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Growing up, Father’s Day was a “mixed bag” for Vance Taylor.
When Taylor and a sibling were diagnosed with a debilitating disease at a young age, his father abandoned the family. In the years that followed, the annual June holiday represented a major gap in his life.
On the other hand, Father’s Day allowed Taylor to celebrate his mother and a number of strong male role models in his life whose examples inspired him.
“Father’s Day gave me a unique opportunity to think about what kind of a father I wanted to be when I had kids of my own,” Taylor said. “In other words, I wanted to grow up to be the kind of dad I wished I’d had when I was a kid. In that sense, Father’s Day helped me develop a more formalized appreciation of fatherhood.”
Today, Taylor is a husband and father of two daughters. Growing up without a father has helped prepare him to more fully appreciate his opportunity as a father. In commemorating Father’s Day, Taylor and his mother, Morena Merlos, discussed their experiences and shared insights related to the role of fatherhood.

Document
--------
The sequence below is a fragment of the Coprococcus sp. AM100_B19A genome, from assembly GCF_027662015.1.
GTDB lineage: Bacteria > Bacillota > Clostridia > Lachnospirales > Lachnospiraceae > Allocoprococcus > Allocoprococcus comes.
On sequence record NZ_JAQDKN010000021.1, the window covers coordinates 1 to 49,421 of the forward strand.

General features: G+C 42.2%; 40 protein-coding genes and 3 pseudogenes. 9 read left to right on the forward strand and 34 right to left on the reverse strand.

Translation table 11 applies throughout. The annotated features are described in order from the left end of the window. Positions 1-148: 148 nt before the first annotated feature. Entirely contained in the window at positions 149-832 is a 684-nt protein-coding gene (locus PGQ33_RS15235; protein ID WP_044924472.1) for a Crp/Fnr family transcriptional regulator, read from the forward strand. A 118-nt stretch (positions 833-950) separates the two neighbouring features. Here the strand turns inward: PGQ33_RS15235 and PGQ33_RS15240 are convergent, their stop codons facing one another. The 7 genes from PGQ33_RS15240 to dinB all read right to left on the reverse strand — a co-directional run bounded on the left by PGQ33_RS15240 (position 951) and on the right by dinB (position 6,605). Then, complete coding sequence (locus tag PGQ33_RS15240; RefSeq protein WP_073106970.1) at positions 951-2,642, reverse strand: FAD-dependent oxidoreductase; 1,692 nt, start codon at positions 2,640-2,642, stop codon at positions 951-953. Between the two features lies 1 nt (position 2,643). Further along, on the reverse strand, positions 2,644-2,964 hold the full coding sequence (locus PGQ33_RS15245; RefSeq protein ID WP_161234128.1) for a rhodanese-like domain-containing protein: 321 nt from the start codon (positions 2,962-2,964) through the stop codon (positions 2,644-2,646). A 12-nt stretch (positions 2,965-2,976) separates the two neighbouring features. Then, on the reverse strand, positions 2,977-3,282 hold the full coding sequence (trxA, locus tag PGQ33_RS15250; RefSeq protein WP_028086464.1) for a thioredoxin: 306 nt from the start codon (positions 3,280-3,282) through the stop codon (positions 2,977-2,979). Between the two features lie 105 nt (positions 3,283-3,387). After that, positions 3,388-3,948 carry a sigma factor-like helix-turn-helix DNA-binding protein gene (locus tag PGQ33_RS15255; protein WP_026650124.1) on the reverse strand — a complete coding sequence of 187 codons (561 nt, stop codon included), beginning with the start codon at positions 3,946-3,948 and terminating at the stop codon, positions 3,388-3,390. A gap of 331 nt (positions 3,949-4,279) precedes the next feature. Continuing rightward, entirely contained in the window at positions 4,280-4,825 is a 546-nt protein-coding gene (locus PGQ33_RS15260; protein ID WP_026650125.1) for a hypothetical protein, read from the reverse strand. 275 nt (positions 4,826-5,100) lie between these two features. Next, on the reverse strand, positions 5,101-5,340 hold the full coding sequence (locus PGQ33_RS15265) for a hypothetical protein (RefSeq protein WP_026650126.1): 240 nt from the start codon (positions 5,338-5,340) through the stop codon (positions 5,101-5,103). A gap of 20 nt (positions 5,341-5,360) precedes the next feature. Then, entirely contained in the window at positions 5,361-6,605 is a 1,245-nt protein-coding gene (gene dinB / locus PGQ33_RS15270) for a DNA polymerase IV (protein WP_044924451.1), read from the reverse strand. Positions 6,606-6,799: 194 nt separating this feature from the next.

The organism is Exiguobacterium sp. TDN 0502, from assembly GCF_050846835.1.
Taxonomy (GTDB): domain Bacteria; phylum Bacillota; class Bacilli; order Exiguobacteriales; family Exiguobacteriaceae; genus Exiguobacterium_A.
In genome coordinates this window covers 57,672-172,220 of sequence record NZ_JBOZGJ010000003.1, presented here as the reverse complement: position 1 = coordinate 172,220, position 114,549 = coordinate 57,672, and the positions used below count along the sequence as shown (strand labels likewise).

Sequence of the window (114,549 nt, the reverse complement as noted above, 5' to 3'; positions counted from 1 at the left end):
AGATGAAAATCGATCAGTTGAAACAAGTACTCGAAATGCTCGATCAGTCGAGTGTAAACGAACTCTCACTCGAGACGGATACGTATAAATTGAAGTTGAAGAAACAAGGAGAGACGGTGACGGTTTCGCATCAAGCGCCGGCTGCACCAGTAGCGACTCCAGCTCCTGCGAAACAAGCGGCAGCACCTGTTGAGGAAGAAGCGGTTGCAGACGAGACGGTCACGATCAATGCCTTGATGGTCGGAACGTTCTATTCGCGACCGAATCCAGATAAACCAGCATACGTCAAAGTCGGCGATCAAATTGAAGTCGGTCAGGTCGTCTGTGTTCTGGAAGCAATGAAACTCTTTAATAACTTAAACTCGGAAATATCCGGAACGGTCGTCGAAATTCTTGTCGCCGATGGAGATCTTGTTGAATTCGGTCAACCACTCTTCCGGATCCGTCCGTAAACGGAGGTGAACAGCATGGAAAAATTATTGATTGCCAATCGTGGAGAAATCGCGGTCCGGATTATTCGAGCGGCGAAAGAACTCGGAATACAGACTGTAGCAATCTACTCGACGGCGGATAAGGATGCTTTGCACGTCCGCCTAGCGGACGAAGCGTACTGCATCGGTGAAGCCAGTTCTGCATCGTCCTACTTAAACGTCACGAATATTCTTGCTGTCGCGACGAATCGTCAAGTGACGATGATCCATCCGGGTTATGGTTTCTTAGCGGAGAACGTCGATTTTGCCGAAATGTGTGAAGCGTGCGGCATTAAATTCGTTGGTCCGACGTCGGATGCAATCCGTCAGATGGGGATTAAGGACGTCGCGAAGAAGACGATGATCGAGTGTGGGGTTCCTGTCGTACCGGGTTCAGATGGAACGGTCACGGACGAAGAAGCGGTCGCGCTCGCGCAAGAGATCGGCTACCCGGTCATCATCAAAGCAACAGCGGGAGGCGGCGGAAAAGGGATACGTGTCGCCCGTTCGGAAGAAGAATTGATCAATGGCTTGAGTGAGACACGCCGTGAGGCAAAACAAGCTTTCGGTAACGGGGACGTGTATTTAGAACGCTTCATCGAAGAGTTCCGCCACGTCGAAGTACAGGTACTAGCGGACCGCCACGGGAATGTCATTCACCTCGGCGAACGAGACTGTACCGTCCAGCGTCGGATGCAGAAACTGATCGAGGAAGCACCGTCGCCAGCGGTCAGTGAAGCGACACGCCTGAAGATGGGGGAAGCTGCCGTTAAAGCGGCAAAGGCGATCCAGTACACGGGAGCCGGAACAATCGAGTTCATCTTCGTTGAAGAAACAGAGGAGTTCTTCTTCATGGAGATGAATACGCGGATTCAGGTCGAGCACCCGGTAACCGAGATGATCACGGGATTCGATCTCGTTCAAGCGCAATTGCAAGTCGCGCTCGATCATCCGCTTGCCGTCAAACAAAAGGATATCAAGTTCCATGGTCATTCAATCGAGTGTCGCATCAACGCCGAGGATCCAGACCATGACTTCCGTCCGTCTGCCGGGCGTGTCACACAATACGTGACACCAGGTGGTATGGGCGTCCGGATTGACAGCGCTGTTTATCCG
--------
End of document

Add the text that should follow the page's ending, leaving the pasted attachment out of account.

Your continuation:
Several decades ago, Merlos met a handsome man in San Francisco. They fell in love, got married and had three children. Theirs was a happy home.
“I thought our love and marriage would last forever,” Merlos said.
Then daughter Kathy, age 9, and Vance, age 7, were diagnosed with muscular dystrophy, a disease that causes muscles to break down and weaken, often confining a person to life in a wheelchair. Their father couldn’t handle it.
“He left us,” Merlos said. “We saw him a few times during the next year and a half. Then we never saw him again.”
To read the full article on the Deseret News, click here.